Papa Roach, Blindside, Memento
8 N.W. 6th, 503-224-2038
$17 general ad.
Promoting their sophomore album, lovehatetragedy, Papa Roach continues to be “hardcore” with their tattooed arms and sullen expressions. But if you like that sort of thing, you are in luck! The fatherly insects will be appearing at the Roseland sooner than you can say “four unattractive guys with spiky hair and all-black wardrobes.” At any rate, the band will have guitars and drums, and the crowd will be screaming and moshing. Chances of lead singer Jacoby Shaddix/Coby Dick screaming are very high as well.
“We lean more towards hip-hop, punk and funk, and we also have a rock influence, but we’re not really rap-core. The songs have a pop structure, and they’re very melodic, with a lot of layers and orchestration,” stated singer Shaddix on lead Papa Roach fan site Broken Home (www.brokenh.com). He fails to add that his first musical performances were playing the clarinet in high school.
Papa Roach’s 2000 debut, Infest, made its way into the hearts of depressed teens all over the United States with hit singles “Last Resort” and “Broken Home.” Shaddix empathizes with suicidal listeners with lyrics from the song “Last Resort” like, “Would it be wrong, would it be right/If I took my life tonight, chances are that I might,” and “Wish somebody would tell me I’m fine.” The second single from the album, “Broken Home,” is self-explanatory. Papa Roach is emo with amplifiers.
But what do you call the lead singer, with his multitude of pseudonyms (Coby Dick, Jacoby Shaddix, etc.)? He answers the conundrum on Broken Home: “The person who I really am is Jacoby Shaddix, and I really feel that I expose myself on stage, so that’s who I am. Dude, P. Diddy did it! He changed his name, why can’t I? Therefore I am hip-hop!” Yes, Jacoby, yes you are.
The now gold album lovehatetragedy veers from the path of self-destruction onto a more violent, war-friendly road. Tracks include “M-80,” “Life is a Bullet,” “Walking Through Barbed Wire,” and other titles that sound as if they came from the soundtrack to the movie “Full Metal Jacket.” Luckily, the two singles coming from this album are titled “She Loves Me Not” and “Time and Time Again.” Though staying with the theme of misery, these songs avoid the warlike plague the rest of the album carries.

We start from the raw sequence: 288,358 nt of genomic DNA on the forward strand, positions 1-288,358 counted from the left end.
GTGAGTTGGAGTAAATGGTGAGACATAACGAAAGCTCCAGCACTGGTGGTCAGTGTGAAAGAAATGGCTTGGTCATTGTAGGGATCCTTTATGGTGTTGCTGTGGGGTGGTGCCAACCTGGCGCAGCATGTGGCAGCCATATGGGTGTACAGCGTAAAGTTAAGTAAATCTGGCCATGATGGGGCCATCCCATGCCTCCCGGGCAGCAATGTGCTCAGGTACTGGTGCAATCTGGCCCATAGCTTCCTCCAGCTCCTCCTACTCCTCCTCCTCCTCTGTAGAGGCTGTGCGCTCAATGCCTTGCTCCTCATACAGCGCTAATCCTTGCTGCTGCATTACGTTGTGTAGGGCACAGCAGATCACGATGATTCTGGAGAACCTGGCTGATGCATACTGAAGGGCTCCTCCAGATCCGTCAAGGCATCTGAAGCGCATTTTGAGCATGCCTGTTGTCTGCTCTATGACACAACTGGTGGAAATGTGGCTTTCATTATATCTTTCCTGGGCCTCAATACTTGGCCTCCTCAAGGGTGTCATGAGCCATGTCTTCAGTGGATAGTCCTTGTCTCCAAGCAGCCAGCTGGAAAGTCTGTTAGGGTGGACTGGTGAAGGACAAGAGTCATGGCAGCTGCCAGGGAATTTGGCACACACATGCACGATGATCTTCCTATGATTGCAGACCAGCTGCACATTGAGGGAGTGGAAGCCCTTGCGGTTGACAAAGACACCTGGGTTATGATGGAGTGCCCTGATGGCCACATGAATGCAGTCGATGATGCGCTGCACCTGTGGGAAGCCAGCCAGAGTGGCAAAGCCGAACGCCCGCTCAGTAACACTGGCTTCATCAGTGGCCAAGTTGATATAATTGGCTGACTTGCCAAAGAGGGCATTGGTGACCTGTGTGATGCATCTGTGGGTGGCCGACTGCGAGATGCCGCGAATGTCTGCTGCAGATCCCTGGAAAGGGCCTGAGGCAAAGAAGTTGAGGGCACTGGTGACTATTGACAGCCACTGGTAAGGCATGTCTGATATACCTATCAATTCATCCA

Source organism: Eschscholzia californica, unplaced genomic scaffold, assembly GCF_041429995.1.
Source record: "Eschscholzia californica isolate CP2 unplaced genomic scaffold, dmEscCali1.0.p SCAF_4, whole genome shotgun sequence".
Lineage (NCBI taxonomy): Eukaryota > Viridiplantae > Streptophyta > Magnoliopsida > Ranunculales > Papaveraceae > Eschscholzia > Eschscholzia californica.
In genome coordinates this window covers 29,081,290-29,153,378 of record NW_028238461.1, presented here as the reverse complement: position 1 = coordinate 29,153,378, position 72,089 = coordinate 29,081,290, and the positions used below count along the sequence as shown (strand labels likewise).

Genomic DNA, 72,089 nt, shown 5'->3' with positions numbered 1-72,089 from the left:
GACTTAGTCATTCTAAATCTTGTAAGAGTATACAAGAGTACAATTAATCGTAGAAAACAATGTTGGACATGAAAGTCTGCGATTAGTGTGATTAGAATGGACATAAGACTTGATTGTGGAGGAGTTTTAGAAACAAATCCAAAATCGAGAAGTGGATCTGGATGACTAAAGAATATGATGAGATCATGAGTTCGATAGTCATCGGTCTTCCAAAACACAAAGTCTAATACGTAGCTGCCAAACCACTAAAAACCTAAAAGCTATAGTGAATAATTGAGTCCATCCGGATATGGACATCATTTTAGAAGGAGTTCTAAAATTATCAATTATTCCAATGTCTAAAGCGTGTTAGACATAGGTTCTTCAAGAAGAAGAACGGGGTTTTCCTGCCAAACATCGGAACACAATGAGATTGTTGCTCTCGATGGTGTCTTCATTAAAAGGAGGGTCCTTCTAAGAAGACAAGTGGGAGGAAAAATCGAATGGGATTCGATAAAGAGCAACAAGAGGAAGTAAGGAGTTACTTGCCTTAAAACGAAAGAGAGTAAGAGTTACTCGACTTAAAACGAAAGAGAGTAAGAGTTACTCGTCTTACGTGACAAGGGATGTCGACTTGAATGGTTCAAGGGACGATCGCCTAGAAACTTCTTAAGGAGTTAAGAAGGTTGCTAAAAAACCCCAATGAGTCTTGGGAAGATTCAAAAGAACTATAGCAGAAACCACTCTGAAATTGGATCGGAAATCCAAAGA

Shaddix puts himself in three distinct categories on the Broken Home site: “I’m super-flamboyant, super-happy, and super-pissed-off.” His show style is hardly unique, though high energy. He states, “I’m off the hook at shows. How Nirvana was when they came out – that new edge of giving kids a release of emotions – that’s how I hope people connect with Papa Roach’s music. I want them to fight, to fuck; I want to bring out their violence, their sadness and their happiness.” One may not hear the resemblance between Nirvana’s and Papa Roach’s influences simply because no one has yet heard Papa Roach (or many others) write anything as good as the worst song on a Nirvana album.
Papa Roach consists of singer Shaddix, guitarist Jerry Horton, bassist Tobin Esperance and drummer Dave Buckner. A recent project of the band is the recording of the song “Don’t Look Back” for the movie “Biker Boyz.” In this film, Laurence Fishburne continues to degrade himself by acting alongside Kid Rock. Fortunately, Papa Roach’s contribution to the film will be its salvation from mediocrity.
If you are looking for some light in the shadows of self-loathing, you can see opening act Blindside. Part of the recent Swedish musical invasion, the band members are Christian. Lucky for Papa Roach’s tour standing, Blindside still claim the hardcore label. An example of influences? They were mentored and supported by the fellow religious musicians of the band P.O.D. Blindside will play hard without the morose feeling one may receive from watching Papa Roach.
Do you admire the manic-depressive? Do you want to see them jumping around on stage, idolizing Nirvana? Yes? Then be at the Roseland next Wednesday. (Hint: Remember your Prozac.)